Experiences with Breast Cancer Are Paving the Way for a Future Cure

PJ Hamel Health Guide

    Me and my Greatest Generation dad, 50 years ago,

    with cancer still far in our futures.


    I’ve lost two family members in the past week–one to cancer, one who just finally wore out, at the age of 93. Both were members of what journalist Tom Brokaw termed the Greatest Generation: those born between 1911 and 1924. This generation came of age in the Depression, then went on to fight World War II–in the trenches, or on the homefront. They were tough, they were strong, and now they’re nearly gone–the last remnants of a generation that can only be called noble.

    My dad was part of this generation. Born in 1917, he grew up sharing everything with three brothers and sisters: food, school books, a bed. Nothing came easy after the crash of 1929; people scrambled for the basic necessities, and some didn’t make it, dying of starvation in the Dust Bowl, freezing to death around sputtering fires in winter “hobo camps.” But my dad was lucky; he ate so much canned soup he never could stomach it as an adult, but be made it through. And in 1939, he joined the army. He and his brother, Jim, were paratroopers, members of the storied 101st Airborne.

    Add This Infographic to Your Website or Blog With This Code:


    Four years ago, he and Jim were cited as the two oldest surviving brothers to have jumped into France on D-Day. Dad died of cancer three years ago; Jim died this week. My father-in-law, an army aircraft mechanic in Africa during the war, died of cancer last week. Three tough men, men who were part of my life for decades–all gone.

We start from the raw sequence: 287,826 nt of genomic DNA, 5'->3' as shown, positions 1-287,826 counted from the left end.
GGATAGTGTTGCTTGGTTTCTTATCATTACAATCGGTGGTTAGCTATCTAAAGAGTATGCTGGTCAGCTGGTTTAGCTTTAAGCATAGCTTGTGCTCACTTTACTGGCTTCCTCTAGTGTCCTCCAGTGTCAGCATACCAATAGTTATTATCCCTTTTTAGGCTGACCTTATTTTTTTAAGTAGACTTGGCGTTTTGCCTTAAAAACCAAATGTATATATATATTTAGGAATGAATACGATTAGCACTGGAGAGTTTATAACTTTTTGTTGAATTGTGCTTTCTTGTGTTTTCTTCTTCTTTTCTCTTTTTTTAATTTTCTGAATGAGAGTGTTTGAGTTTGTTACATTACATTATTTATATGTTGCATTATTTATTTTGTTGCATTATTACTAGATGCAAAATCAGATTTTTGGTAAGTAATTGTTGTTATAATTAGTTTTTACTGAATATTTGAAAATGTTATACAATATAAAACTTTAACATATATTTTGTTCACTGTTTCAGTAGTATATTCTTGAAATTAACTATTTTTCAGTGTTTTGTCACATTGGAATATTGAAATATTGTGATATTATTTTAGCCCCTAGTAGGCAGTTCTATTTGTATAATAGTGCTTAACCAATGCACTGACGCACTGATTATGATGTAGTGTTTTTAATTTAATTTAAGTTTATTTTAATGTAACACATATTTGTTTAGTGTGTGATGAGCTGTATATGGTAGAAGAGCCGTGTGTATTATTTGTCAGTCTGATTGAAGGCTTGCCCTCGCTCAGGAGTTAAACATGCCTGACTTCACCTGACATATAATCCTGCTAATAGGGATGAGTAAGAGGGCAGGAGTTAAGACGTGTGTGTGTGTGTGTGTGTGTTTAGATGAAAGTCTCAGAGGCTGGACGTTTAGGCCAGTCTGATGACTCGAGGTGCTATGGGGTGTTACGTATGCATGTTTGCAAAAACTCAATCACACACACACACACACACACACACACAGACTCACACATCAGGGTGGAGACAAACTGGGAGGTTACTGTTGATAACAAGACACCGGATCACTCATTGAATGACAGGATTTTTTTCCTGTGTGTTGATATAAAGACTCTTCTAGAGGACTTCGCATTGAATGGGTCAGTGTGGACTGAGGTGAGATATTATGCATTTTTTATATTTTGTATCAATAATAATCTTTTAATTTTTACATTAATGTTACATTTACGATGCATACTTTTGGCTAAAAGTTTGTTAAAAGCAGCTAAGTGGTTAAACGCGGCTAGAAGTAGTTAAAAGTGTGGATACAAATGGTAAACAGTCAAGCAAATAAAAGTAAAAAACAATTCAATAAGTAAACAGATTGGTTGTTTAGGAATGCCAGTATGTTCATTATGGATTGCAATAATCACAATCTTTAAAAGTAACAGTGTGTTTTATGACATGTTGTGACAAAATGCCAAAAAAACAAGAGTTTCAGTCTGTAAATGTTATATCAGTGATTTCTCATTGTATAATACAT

As I thought about these men, I was struck by certain parallels that might be drawn between their generation, and the generations of us who’ve battled cancer. The Greatest Generation didn’t create the Depression; they were hit with it, and had to figure out how to survive. Likewise, they didn’t create the World War; but faced with the challenge of saving humanity, they rose to it, and triumphed. And they did so with good will, and grace.

    Years from now, when cancer is a treatable disease, people will look back on these days and marvel at the barbarity of treatment, just as we look at the Depression, and wonder how so many people survived with body and soul intact. How do we treat cancer now? Slash (surgery), poison (chemo), and burn (radiation). It doesn’t get much more basic than that; nor more sophisticated, because researchers have managed to refine slash/poison/burn to its most exquisite level of effectiveness. Still, come the day when cancer is successfully treated at the genetic level–or better yet, when it’s entirely preventable via vaccine–people will think back on the millions and millions of us who died, despite the best efforts of medicine, because we were born too soon. Who got hit with cancer, and did their best to deal with it, just like our Depression-era forebears. Who found themselves facing the biggest challenge of their lives–and rising to it, with good will and grace.

    We’re not the Greatest Generation. But through our experience with cancer, we’re paving the way for an eventual cure–by joining clinical trials, taking drugs that aren’t fully tested, and undergoing experimental surgery. No, we’re not the Greatest Generation; but we’re pretty damned good. Don’t ever forget it.



Published On: July 25, 2007